Marissa Carruthers is a freelance journalist who left behind life in the UK for the sun and smiles of Cambodia. In her column, she shares the ups and downs of settling into life in Phnom Penh as a new expat.
The Cambodian dust finally settled for me about two weeks ago and initially it wasn’t good.
I’d been so caught up in the excitement that moving to a new country brings that I hate to admit it but I hadn’t really spent that much time thinking about life back home.
In my first few weeks I was in holiday mode but that was okay because I hadn’t had a break in a while and after the stresses and strains of moving, I was allowed to take some time off.
Expecting the homesickness bug to hit around about the time serious mode switched on, it didn’t and I continued to relish in my new surroundings, still overwhelmed by the new smells and sights that bombarded my senses at every step on this new path I was treading.
But as the days turned into weeks and the weeks into months, the excitement started to wear off and novelty morphed into familiarity. I was suddenly able to cross the road in less than five minutes, I recognised the squeaking of the etjais calling for waste, I no longer stared in disbelief at a family of six sharing a motorbike or tuk-tuks rammed full of too many mattresses to count.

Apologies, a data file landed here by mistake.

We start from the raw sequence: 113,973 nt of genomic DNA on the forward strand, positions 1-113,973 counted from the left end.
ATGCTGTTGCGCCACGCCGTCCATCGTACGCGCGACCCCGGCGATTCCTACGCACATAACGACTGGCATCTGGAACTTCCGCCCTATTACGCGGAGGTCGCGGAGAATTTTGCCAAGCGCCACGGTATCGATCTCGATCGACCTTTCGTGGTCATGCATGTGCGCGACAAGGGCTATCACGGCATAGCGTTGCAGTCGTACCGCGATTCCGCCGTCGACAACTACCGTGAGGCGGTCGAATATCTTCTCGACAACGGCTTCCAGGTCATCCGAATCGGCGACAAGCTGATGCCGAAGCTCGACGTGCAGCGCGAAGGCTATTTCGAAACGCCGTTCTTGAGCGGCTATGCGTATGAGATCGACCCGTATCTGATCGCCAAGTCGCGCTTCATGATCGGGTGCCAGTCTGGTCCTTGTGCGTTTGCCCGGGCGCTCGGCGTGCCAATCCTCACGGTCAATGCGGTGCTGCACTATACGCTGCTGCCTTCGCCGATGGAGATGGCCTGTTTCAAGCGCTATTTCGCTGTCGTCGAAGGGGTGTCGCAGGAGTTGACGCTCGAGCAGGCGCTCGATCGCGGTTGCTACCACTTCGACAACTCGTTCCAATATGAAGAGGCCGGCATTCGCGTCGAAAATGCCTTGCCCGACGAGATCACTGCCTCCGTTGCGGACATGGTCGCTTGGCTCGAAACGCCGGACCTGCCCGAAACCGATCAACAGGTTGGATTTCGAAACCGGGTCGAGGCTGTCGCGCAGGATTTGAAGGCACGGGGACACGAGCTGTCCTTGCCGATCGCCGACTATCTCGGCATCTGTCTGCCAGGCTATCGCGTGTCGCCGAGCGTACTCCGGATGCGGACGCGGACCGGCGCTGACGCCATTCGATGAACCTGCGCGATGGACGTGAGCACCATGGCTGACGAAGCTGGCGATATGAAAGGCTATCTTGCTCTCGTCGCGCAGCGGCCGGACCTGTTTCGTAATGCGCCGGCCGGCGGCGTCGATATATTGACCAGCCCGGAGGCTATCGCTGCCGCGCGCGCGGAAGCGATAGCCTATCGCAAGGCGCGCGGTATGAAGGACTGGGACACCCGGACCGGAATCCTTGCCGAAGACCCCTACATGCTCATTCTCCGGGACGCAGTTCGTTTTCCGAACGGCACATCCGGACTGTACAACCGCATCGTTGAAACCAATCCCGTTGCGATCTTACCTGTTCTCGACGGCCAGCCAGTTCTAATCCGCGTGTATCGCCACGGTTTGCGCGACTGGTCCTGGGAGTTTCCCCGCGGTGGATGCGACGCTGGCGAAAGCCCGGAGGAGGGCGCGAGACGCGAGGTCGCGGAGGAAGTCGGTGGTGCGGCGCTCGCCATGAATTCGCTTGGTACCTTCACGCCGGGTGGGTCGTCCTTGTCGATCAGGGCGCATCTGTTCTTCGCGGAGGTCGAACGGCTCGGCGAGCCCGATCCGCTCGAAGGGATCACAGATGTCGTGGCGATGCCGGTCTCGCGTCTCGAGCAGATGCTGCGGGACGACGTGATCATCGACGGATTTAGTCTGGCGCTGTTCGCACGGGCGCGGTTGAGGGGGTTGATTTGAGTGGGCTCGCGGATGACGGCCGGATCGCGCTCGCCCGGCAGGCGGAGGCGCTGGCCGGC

With my mind no longer preoccupied with Cambodia’s chaos, it had time to drift back home to the friends I’ve left behind. To the babies close friends had just after I left. To my family who were celebrating Christmas without me.
Thank god for modern technology and after several distressed Skype calls, a video call where I got to see one of the never-before-seen babies and several kicks-up the ass on Facebook – “stop whinging, woman, you’re living your dream, remember” was the sympathetic response from one friend – I managed to see sense.
My friends and family are all a phone call, email, Facebook message or Tweet away and best of all I’m in Cambodia, living a life I know I’d envy if I was sat back at home, plus as I flew into Cambodia after a few days away last week and looked out over Phnom Penh I felt a warm fuzzy feeling light up inside and smiled. This place is actually starting to feel like home.